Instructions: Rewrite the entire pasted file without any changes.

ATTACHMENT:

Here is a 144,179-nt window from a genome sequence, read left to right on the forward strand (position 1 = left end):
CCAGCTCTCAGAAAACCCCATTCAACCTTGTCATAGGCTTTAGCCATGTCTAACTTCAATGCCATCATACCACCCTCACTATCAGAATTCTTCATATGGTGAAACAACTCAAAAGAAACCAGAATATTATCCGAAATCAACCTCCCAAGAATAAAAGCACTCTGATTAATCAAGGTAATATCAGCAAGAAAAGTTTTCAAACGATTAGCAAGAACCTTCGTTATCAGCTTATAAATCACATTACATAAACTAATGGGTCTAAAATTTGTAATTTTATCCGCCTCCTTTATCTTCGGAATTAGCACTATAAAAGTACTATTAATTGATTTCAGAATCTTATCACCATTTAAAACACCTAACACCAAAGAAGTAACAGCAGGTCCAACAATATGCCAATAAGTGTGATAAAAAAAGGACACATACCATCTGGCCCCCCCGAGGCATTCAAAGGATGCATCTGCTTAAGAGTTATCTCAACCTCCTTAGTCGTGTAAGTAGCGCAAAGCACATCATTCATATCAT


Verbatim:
Here is a 144,179-nt window from a genome sequence, read left to right on the forward strand (position 1 = left end):
CCAGCTCTCAGAAAACCCCATTCAACCTTGTCATAGGCTTTAGCCATGTCTAACTTCAATGCCATCATACCACCCTCACTATCAGAATTCTTCATATGGTGAAACAACTCAAAAGAAACCAGAATATTATCCGAAATCAACCTCCCAAGAATAAAAGCACTCTGATTAATCAAGGTAATATCAGCAAGAAAAGTTTTCAAACGATTAGCAAGAACCTTCGTTATCAGCTTATAAATCACATTACATAAACTAATGGGTCTAAAATTTGTAATTTTATCCGCCTCCTTTATCTTCGGAATTAGCACTATAAAAGTACTATTAATTGATTTCAGAATCTTATCACCATTTAAAACACCTAACACCAAAGAAGTAACAGCAGGTCCAACAATATGCCAATAAGTGTGATAAAAAAAGGACACATACCATCTGGCCCCCCCGAGGCATTCAAAGGATGCATCTGCTTAAGAGTTATCTCAACCTCCTTAGTCGTGTAAGTAGCGCAAAGCACATCATTCATATCAT